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Presentación de El invitado amargo. Diálogo entre Mario Jursich y Vicente Molina Foix

Cartagena 2014, 
El invitado amargo (Anagrama, 2014) es la última novela de Vicente Molina Foix, trabajo que lanza en este festival. La obra empieza con el anuncio de la muerte del padre en una escena de cama de su hijo, y termina al cabo de más de tres décadas, el mismo día del año y en la misma casa, donde la entrada de unos ladrones hace salir de una caja negra el pasado de dos amantes. Vicente Molina Foix, prolífico escritor, director de cine y poeta español, nos presentará su última obra, escrita junto con el poeta Luis Cremades, y que se presenta como una novela de la memoria y a su vez como un ensayo narrativo. Con la presencia pendiente de confirmación de Luis Cremades.

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Adelaida Sourdis, Roberto Burgos Cantor and Wieldler Guerra with Ernesto McCausland

A History of Multiculturalism on the Colombian Coast

Cartagena 2011, 
Adelaida Sourdis, historian and author of El Registro Oculto: los sefardíes del Caribe en la formación de la nación colombiana 1813-1886; Roberto Burgos Cantor, the Cartagenan writer of Rutas de Libertad, a story about the afros -people of African origin- in Colombia; and the Wayuu anthropologist Wielder Guerra, who has been Secretary of Indigenous Affairs for La Guajira region, Senator of the Republic and Director of the Colombian Caribbean Observatory. They will talk to the editor of the Heraldo newspaper, Ernesto McCausland, about the great social riches of the Caribbean coast.

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Poetry Masterclass 1

Yusef Komunyakaa and Njeri Wangari

Storymoja Nairobi 2011, 
American Pulitzer prize-winner Komunyakaa and celebrated Kenyan poet Wangari lead this poetry masterclass for students.

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Virginia Nicholson

Millions Like Us

Hay Festival 2011, 
The social historian examines the decade that revolutionised gender relations in C20th Britain in her Women’s Lives in War and Peace, 1939–1945.

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Austen Bicentenary Series 3

Austentatious: Literary Mischief

Hay Festival 2013, 

An hour-long comedy play spun in the style of Jane Austen. A seasoned cast including fast-rising comics Cariad Lloyd and Rachel Parris present an eloquent, irreverent and 100% improvised take on Britain’s best-loved novelist. Swooning guaranteed.

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Jude England

The British Library Lecture; Propaganda: Power And Persuasion

Hay Festival 2013, 

The Curator of the new BL show examines C20th and C21st propaganda. What have the Olympics, Chairman Mao and matchboxes got in common? Who portrayed Margaret Thatcher as Napoleon, and why? Chaired by Georgina Godwin.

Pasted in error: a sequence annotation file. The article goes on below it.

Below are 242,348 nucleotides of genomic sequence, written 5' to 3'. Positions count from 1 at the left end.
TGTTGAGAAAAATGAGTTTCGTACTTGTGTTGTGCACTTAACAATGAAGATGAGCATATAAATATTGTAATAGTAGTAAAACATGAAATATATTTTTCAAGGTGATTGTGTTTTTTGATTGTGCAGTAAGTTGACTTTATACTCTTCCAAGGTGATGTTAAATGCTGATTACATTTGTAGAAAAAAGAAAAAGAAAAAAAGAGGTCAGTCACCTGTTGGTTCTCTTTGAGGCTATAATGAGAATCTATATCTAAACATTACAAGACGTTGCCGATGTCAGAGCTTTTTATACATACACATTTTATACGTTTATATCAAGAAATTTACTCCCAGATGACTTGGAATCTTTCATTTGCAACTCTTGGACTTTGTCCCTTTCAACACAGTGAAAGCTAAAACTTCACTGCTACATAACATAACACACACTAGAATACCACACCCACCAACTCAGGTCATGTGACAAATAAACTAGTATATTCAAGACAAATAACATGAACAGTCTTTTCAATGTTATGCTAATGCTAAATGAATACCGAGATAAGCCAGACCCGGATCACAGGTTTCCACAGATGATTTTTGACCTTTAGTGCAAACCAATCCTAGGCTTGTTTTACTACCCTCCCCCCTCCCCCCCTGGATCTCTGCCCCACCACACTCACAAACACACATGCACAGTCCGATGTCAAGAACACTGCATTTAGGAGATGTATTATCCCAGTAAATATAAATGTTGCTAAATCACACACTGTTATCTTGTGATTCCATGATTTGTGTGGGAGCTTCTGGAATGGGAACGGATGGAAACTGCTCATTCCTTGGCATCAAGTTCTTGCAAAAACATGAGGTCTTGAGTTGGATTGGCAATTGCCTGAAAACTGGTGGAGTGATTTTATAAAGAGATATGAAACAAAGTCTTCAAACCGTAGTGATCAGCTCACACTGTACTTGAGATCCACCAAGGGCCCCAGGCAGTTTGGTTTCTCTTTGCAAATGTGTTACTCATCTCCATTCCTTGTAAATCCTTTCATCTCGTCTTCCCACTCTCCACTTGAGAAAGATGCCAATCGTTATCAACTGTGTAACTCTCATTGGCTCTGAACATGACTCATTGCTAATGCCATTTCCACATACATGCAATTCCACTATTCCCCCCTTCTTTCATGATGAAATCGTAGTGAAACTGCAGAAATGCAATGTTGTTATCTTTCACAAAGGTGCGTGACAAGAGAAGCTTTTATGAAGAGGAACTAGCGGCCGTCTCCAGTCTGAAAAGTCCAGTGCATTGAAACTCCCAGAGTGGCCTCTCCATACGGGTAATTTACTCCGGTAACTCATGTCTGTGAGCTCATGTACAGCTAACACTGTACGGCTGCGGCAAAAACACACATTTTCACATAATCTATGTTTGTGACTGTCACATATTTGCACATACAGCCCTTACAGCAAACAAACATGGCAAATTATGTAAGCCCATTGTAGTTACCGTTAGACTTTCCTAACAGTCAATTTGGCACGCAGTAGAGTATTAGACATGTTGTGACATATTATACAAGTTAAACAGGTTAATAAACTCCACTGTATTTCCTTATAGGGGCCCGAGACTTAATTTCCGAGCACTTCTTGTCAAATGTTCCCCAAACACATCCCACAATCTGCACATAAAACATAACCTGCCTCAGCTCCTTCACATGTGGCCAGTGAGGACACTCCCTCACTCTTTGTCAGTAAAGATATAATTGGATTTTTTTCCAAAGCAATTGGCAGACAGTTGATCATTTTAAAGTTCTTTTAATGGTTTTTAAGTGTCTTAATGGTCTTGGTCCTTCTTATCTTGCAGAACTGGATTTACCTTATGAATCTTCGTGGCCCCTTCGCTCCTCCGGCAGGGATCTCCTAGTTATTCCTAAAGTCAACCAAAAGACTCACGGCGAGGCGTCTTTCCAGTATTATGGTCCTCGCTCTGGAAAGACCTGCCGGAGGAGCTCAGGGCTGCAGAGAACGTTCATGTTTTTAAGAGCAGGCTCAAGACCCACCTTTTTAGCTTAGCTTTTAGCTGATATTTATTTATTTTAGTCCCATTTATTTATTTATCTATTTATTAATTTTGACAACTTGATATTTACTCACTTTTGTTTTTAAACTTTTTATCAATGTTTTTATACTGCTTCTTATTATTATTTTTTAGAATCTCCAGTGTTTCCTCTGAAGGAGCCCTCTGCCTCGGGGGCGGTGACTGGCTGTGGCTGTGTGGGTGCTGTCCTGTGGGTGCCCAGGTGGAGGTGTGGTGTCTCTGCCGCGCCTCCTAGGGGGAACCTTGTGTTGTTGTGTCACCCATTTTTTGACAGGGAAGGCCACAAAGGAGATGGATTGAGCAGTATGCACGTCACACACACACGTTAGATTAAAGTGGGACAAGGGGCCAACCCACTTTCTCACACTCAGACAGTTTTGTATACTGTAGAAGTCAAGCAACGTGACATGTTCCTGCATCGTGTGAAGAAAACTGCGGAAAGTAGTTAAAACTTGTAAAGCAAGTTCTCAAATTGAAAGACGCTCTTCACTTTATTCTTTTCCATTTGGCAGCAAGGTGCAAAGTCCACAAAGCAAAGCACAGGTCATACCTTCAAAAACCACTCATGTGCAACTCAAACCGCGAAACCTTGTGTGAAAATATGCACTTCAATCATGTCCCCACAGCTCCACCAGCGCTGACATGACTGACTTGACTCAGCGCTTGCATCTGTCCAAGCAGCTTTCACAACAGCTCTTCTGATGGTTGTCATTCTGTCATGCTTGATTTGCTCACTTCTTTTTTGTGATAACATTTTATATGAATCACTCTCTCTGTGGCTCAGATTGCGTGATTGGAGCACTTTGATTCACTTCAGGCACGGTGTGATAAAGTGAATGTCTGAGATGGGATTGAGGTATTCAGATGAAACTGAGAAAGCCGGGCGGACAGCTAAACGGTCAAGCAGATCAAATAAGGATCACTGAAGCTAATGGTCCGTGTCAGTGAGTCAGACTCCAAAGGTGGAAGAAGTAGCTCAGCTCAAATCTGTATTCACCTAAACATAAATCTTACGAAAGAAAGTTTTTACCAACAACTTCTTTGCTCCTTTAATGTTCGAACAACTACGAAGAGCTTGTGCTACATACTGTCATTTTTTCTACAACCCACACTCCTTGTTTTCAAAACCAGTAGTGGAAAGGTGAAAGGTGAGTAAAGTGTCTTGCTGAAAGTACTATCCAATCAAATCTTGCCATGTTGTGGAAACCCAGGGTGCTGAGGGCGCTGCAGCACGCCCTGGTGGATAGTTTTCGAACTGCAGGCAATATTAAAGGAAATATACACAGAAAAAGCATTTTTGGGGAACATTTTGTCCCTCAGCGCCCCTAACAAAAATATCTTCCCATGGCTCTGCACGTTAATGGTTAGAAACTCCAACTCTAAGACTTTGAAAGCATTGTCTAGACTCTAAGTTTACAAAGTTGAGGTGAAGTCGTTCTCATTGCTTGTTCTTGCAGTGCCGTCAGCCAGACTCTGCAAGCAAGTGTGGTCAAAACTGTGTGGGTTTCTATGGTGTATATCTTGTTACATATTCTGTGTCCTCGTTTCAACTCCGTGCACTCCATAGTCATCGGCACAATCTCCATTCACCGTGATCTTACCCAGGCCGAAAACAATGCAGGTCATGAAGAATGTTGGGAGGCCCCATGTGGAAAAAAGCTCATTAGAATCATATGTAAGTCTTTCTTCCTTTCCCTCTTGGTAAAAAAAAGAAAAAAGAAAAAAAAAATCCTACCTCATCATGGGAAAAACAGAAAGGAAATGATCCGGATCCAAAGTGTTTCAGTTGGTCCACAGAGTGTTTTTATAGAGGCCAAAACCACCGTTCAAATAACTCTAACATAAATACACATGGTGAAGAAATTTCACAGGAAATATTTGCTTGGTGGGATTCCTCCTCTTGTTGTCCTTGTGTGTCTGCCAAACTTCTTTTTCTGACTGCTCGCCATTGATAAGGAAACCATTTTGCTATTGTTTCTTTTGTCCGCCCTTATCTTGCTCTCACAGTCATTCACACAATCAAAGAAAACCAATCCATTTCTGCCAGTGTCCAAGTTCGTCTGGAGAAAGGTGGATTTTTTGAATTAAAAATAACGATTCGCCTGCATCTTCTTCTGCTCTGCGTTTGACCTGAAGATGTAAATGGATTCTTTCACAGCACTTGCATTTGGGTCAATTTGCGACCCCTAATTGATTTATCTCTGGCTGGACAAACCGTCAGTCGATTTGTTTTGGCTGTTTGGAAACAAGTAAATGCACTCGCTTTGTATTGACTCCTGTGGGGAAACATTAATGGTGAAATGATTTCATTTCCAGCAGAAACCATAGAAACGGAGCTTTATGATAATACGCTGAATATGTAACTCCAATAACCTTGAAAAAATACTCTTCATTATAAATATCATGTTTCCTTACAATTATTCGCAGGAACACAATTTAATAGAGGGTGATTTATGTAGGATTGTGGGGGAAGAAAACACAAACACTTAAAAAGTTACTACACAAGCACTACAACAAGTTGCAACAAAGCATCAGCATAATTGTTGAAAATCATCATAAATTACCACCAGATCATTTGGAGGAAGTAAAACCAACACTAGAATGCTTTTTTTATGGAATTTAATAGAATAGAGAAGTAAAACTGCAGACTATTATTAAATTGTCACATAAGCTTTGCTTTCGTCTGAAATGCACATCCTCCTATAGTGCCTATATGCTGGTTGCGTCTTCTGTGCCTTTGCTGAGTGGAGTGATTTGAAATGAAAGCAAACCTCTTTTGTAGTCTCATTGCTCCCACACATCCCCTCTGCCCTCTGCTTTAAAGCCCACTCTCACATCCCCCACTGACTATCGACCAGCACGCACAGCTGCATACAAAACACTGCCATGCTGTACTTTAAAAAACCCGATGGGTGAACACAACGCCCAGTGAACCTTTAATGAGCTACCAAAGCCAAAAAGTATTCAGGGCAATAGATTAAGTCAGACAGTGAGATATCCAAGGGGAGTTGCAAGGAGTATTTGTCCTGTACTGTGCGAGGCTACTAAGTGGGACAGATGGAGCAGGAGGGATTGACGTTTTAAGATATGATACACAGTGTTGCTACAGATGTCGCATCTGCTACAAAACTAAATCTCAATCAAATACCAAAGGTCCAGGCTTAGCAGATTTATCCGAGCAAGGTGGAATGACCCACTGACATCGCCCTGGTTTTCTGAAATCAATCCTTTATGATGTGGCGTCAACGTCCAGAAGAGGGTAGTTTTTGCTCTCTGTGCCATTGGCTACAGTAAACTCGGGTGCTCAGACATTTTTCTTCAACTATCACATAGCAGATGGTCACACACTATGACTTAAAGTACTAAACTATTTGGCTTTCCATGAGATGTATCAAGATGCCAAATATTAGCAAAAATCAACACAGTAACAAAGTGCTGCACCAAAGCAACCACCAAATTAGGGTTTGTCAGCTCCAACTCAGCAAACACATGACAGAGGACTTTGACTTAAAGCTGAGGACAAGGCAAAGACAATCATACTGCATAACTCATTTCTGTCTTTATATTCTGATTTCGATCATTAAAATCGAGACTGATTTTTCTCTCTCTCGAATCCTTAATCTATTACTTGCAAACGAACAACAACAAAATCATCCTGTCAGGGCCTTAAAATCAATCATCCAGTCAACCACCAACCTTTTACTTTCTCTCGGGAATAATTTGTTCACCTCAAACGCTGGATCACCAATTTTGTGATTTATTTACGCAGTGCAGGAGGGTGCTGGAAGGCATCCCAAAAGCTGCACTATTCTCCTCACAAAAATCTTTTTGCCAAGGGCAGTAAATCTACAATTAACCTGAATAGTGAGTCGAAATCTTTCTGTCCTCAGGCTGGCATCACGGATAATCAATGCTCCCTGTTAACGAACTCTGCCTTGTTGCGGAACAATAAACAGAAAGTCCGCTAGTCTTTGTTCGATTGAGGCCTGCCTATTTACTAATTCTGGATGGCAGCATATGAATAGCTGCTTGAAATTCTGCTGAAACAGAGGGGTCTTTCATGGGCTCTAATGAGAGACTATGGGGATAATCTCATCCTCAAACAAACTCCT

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Edith Grossman in conversation with Daniel Hahn

Why Translation Matters

Hay Festival 2013, 

The doyenne of literary translators, the English voice of García Márquez, Cervantes, Vargas Llosa and Roncagliolo discusses her craft.

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Yuval Noah Harari

The Sapiens Secret of Success: How Humans Conquered the World

Hay Festival 2015, 

How did humans turn themselves from insignificant African apes into the rulers of planet earth? Our secret of success is that we are the only animals that can talk about things that exist purely in our own imagination, such as gods, nations, money, and human rights.

Yuval Noah Harari

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Kevin McCloud, Solitaire Townsend, and Juliet Davenport

Small is Beautiful…Or is it Anymore?

Hay Festival 2018, 

‘Small is beautiful’ was the rallying cry of the early environmental movement, whilst cynics dismissed it as a lot of hippy dreaming. Now small, it seems, is back and going Big. Small scale renewable energy technologies like solar and wind, along with the huge progress in battery storage, are now fast becoming some of the cheapest sources of electricity on the planet. How long before every home becomes its own power plant, every home owner their own power company? And how long before local green energy sources combine with digital technologies and 3-D printing to revive local manufacturing? Can small really stay beautiful, or will big prove to be best? Chaired by Writer and Green Futurist, Martin Wright.

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Élmer Mendoza y Evelio Rosero en conversación con Esteban Carlos Mejía

Cartagena 2014, 
Dos consagrados autores conversan con Esteban Carlos Mejía sobre su trabajo. Élmer Mendoza (México) es escritor y un apasionado formador de novelistas; creador del personaje el Zurdo Mendieta, protagonista de varias de sus novelas, su último trabajo es Nombre de perro. Evelio Rosero (Colombia) pertenece a las últimas generaciones de novelistas y cuentistas posteriores al llamado “Boom” latinoamericano. Premio Nacional de Literatura 2006, su obra Los ejércitos ganó el Premio Tusquets de Novela y el Foreign Fiction Prize otorgado por el diario The Independent. En 2014 lanzará su nuevo trabajo, Plegaria por un Papa envenenado.

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George Zarkadakis

Artificial Intelligence

Hay Festival 2015, 

We explore AI’s history, technology and potential; its manifestations in intelligent machines; its connections to neurology and consciousness, as well as – perhaps most tellingly – what AI reveals about us as human beings. Zarkadakis is the author of In Our Own Image: Will Artificial Intelligence Save or Destroy Us?

George Zarkadakis

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Melanie Challenger

On Extinction: How We Became Estranged From Nature

Hay Festival 2012, 
The destruction of nature as a consequence of modern human lifestyles, industry and agriculture is leading to the Earth’s sixth great extinction of species, an extinction thousands of times more extensive than that counted in the fossil record before the emergence of modern man.

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Kate Summerscale talks to Sarah Crompton